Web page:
1802 ENGLISH POETRY 1579-1830: SPENSER AND THE TRADITION

William Melmoth

Anonymous, in "Memoirs of John Hawksworth" Universal Magazine 111 (October 1802) 236-37.



Mr. Melmoth had a few years before published, under the title of Fitzosborne's Letters, a very pleasing series of essays in the epistolary form, on some of the most agreeable topics in morality and criticism. Melmoth, in that volume, gave offence to some of the admirers of Herring [Archbishop of Canterbury], by a criticism, in which the instances of incorrectness in an extract out of one of that author's sermons were printed in Italic characters. Hawkesworth, in October 1754, sent a short paper of remarks to be inserted in the Gentleman's Magazine, in which, by introducing a passage out of Melmoth's own compositions, and printing also the inaccuracies in Italics, he showed that critic's style to be not less exceptionable than the style of the great prelate, whom he had presumed in this respect to censure. Several persons were pleased with this check offered to Melmoth's pride of criticism. Mr. Duncombe observes of Hawkesworth's article, in one of his Letters to archbishop Herring — in the words of the Roman poet,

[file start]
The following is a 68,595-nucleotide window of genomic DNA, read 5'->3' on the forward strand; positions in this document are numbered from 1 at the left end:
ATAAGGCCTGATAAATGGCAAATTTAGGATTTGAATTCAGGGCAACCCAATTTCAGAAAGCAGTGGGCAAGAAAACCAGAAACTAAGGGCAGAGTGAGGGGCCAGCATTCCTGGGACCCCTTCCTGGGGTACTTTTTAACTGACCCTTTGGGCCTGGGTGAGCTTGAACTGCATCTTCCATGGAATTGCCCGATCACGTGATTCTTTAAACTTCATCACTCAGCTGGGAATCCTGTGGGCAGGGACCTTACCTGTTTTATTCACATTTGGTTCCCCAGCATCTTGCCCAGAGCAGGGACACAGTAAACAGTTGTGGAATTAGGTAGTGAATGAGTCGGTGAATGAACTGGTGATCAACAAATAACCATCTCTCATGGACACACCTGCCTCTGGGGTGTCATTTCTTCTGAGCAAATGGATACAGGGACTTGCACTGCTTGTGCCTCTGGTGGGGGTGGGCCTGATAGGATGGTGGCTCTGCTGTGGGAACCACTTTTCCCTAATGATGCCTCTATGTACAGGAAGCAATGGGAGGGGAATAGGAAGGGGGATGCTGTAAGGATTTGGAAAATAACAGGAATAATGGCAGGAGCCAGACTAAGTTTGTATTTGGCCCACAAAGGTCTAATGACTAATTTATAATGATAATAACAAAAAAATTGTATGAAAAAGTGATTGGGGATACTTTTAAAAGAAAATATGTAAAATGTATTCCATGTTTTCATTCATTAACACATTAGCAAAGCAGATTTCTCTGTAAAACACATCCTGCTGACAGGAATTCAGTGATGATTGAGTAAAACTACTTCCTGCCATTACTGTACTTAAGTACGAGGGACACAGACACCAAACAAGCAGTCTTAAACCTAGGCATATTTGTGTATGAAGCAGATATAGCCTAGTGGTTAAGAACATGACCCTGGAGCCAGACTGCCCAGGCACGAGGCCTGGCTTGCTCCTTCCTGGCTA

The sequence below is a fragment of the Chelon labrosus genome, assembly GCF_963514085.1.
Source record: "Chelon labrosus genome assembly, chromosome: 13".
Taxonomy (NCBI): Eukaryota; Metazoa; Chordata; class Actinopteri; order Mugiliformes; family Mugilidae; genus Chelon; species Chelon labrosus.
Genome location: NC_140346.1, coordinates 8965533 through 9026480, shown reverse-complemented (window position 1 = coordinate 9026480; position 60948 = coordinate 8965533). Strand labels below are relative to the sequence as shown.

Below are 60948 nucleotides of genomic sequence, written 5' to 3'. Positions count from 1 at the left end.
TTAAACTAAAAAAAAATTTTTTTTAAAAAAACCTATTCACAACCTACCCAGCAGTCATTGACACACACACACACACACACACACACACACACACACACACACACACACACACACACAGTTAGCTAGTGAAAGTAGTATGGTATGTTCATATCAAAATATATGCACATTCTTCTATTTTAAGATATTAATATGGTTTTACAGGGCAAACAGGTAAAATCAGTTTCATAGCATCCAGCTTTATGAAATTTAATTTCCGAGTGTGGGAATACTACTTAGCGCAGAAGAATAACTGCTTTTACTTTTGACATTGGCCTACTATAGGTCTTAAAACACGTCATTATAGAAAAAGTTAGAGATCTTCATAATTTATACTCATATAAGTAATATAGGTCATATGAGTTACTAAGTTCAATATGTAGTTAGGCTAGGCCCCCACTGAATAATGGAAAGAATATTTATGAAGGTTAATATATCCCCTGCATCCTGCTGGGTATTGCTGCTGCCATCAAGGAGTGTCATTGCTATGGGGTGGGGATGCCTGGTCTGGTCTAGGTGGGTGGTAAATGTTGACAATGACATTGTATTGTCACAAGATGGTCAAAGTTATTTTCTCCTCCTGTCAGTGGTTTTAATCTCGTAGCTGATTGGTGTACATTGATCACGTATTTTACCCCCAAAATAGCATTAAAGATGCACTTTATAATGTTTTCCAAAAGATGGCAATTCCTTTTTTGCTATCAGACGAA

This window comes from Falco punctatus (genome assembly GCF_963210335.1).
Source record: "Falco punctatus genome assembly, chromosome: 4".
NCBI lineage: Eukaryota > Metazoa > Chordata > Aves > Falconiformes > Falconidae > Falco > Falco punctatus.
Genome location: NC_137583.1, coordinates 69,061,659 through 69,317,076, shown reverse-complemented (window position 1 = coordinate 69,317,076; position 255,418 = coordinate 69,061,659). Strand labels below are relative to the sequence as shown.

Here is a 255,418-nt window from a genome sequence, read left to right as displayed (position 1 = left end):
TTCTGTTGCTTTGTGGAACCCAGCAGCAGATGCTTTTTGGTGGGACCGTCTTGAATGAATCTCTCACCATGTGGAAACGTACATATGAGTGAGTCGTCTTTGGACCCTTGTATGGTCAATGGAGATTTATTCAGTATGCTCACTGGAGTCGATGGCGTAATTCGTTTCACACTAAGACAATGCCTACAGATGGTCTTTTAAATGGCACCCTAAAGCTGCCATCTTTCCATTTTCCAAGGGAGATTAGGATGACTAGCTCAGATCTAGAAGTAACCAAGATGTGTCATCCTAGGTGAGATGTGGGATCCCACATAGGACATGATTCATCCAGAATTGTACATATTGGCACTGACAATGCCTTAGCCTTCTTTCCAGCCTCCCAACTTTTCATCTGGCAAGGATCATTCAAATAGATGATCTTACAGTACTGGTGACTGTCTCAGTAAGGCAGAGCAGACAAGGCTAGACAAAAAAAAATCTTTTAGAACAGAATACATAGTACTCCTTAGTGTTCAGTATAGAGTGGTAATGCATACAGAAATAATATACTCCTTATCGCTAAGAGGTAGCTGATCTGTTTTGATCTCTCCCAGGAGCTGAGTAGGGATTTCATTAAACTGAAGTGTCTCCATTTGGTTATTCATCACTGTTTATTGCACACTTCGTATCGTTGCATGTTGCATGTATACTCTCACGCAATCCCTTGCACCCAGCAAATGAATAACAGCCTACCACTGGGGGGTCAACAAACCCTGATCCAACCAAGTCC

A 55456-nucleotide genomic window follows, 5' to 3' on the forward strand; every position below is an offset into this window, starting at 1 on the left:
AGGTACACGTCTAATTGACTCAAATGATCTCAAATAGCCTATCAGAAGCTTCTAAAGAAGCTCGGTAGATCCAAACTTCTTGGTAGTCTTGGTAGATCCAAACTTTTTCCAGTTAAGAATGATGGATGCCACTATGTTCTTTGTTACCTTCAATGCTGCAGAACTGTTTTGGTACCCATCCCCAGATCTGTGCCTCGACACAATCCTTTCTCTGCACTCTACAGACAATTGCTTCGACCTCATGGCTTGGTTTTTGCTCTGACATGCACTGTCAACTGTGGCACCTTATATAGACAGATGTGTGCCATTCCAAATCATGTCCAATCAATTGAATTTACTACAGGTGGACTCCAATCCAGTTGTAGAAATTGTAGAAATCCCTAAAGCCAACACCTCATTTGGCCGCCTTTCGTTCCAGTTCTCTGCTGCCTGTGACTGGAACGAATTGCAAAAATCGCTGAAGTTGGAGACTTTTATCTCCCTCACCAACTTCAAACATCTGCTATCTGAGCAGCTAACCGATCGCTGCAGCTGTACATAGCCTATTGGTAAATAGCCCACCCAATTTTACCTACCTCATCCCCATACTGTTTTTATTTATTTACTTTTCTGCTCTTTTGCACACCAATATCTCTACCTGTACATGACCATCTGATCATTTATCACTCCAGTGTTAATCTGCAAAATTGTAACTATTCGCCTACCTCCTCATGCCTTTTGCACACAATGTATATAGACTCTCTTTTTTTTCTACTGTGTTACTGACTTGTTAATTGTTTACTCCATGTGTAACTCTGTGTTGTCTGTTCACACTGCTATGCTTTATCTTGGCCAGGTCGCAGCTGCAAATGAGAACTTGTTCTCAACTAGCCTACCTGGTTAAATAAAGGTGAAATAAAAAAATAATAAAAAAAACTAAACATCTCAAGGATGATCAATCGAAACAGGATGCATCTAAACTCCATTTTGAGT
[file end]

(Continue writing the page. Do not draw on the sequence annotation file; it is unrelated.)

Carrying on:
—Ne lex justior ulla, est,
Quam necis artifices arte perire sua.